Planting a garden is faith in tomorrow

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Photo: Shutterstock
Photo: Shutterstock

The appearance of a “red moon” last month led to wishes by some for dark forces to be visited upon the world.

Some media reports suggested we were “nearing the end of time” but those studying further learned that the occurrence was one of a number during the past century and, of course, the clocks still continue to tick.

While the fears expressed could hardly have been taken too seriously, they were of a type that can spark thoughts about why many people are often ready to spend some of their possibly precious “last days” worrying about what could be the end of the world rather than taking advantage of the positives which are available. This includes the joy that can be associated with the faith that we may choose to share.

Negative thoughts also can be sparked by viewing coverage of developments which really do happen, including incidents of terror.

What’s called the war on terror began after the tragic attack on the World Trade buildings in New York on 11 September, 2001, and later incidents provoked genuine concerns for overall public safety – especially when potential enemies may be walking among us, as has been demonstrated through more recent local incidents.

Concern stirred by these actions is understandable but the unfortunate history of mankind reveals many examples of situations that arguably sadly have claimed lives and destroyed property but despite enduring those times, many people have demonstrated a determination to make it through some of the very worst of those events.

Survivors of two world wars during the past century obviously carried heavy burdens of fear but they worked hard trying to create a better world which saw their faith develop as a stronger component than appears to be the way for many people today who are concerned about incidents of violence and fear destruction.

Embracing faith, hope and charity – considered to be rather old fashioned by those who use what they call modern judgments – still offer pathways to overcoming difficult passages in our lives.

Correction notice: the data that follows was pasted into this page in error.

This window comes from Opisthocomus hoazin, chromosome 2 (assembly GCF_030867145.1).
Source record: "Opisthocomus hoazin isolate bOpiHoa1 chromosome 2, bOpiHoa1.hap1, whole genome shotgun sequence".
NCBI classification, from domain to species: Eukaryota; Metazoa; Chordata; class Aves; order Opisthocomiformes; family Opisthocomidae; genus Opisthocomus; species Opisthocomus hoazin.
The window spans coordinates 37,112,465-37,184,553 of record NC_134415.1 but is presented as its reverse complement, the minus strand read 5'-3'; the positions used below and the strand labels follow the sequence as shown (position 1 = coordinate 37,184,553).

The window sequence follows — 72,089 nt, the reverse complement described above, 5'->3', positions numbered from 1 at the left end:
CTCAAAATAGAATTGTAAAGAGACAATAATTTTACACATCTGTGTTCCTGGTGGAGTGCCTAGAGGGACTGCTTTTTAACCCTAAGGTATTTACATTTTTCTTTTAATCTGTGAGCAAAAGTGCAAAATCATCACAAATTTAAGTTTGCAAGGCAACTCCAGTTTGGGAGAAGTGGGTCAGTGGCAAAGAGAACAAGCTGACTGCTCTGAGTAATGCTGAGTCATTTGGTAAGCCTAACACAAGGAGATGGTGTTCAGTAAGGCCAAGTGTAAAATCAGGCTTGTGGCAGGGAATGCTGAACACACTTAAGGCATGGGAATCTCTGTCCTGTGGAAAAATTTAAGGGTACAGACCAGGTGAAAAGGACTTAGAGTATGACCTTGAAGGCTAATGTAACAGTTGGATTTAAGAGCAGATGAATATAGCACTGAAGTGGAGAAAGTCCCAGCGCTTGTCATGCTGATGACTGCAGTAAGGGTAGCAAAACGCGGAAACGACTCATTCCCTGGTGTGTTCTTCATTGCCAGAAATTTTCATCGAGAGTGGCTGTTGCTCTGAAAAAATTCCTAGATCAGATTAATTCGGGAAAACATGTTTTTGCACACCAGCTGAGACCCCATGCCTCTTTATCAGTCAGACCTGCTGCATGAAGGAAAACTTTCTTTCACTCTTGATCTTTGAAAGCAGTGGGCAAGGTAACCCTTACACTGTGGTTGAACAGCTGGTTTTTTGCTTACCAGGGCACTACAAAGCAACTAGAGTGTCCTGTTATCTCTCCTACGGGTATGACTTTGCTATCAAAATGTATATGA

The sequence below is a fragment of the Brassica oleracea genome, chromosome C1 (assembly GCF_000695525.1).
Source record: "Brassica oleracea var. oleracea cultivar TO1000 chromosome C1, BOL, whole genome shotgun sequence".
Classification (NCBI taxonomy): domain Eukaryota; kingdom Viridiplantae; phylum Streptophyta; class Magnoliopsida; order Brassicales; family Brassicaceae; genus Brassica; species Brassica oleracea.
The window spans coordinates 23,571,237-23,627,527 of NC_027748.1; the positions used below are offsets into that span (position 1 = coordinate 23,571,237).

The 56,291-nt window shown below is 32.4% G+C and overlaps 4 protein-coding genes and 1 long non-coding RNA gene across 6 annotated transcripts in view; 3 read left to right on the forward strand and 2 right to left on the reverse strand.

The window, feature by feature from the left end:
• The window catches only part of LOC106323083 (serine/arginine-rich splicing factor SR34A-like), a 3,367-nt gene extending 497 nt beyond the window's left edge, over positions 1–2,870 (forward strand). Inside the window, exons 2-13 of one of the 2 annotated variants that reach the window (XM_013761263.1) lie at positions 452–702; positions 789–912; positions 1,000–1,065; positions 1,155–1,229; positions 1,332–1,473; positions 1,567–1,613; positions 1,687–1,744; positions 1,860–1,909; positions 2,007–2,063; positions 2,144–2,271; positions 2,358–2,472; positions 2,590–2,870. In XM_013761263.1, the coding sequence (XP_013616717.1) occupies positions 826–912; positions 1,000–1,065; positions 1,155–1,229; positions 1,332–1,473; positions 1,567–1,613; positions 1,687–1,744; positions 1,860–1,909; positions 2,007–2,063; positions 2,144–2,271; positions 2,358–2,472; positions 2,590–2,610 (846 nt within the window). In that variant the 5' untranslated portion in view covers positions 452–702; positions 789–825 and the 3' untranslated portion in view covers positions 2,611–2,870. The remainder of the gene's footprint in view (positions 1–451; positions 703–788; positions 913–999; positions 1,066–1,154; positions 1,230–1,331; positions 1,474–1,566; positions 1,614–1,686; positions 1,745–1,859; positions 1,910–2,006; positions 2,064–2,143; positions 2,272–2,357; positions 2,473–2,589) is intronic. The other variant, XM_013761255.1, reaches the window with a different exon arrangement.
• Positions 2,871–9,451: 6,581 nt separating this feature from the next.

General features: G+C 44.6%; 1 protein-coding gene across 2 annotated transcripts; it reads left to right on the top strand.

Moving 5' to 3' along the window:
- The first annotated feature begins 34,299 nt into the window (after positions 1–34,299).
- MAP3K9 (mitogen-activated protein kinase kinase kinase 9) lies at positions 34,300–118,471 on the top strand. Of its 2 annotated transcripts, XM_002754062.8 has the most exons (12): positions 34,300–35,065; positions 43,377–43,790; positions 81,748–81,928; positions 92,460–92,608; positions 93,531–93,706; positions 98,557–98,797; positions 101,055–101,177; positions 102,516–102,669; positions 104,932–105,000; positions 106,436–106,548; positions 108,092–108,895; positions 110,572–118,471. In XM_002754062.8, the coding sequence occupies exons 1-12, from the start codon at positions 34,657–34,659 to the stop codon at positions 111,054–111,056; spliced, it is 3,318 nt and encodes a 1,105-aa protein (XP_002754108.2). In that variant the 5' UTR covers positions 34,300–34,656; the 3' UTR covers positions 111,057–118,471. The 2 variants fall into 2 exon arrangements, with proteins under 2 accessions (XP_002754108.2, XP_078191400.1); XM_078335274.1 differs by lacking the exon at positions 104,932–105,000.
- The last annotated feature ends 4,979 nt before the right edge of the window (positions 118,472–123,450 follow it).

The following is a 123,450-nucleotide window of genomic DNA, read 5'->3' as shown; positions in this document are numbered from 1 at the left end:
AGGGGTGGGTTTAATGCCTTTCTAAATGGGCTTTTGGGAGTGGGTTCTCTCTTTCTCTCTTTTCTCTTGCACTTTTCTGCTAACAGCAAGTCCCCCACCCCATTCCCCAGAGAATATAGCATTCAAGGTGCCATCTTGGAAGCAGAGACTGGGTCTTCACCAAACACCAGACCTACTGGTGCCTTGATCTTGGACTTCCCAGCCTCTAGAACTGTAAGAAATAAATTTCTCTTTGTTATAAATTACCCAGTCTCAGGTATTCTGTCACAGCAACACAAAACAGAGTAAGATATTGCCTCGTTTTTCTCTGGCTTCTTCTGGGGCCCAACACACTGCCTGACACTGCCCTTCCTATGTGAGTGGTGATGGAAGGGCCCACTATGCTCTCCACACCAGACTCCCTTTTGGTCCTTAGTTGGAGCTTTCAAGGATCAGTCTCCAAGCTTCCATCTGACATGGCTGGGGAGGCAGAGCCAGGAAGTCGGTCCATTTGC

Faith has been covered through some of the words presented above, while hope remains intertwined with it in our search for better times which may not come about easily but should embrace a positive spirit.

Use of the term charity is often changed instead to the word “love” which is essential to achieving the best from of our lives through care for our families, our friends, our neighbours and workmates, and others with whom we deal.

It also can be applied to the practice of giving and extending love or care to those who are less fortunate than many of the people around us.

These words are not to be taken as blindly ignoring threats that clearly do exist but their broad adoption should improve our outlook on dealing with many fears.

Troubled times can pass, or at least the sources of those troubles may change from world wars to cold wars to acts of terror or to home invasions, but the sources of instant communication to events happening virtually anywhere and at any time can work to heighten our concerns.

That’s what happened regarding the red moon last month. Reading beyond the “doomsday” headlines revealed that such events had taken place at other times and that lunar matters are prone to attracting attention.

The moon exerts its influence on earth’s tides and possibly also on human moods, with the term “lunatic” believed to have been applied originally to those who were disturbed, possibly from looking at that planet associated with providing night light. Farmers long ago also planted their crops by observing phases of the moon.

An eclipse can be responsible for delivering the red or copper coloured moon that was visible last month and will occur again into the future.

Dust, bushfire and volcanic smoke in the atmosphere also produces that colour change when the moon is low in the night sky, meaning that it can happen without signalling an end to the world.

Faith of a kind removed from a religious base is sometimes needed simply to guide us beyond today as was suggested by the late actress, Audrey Hepburn: “To plant a garden is to believe in tomorrow.”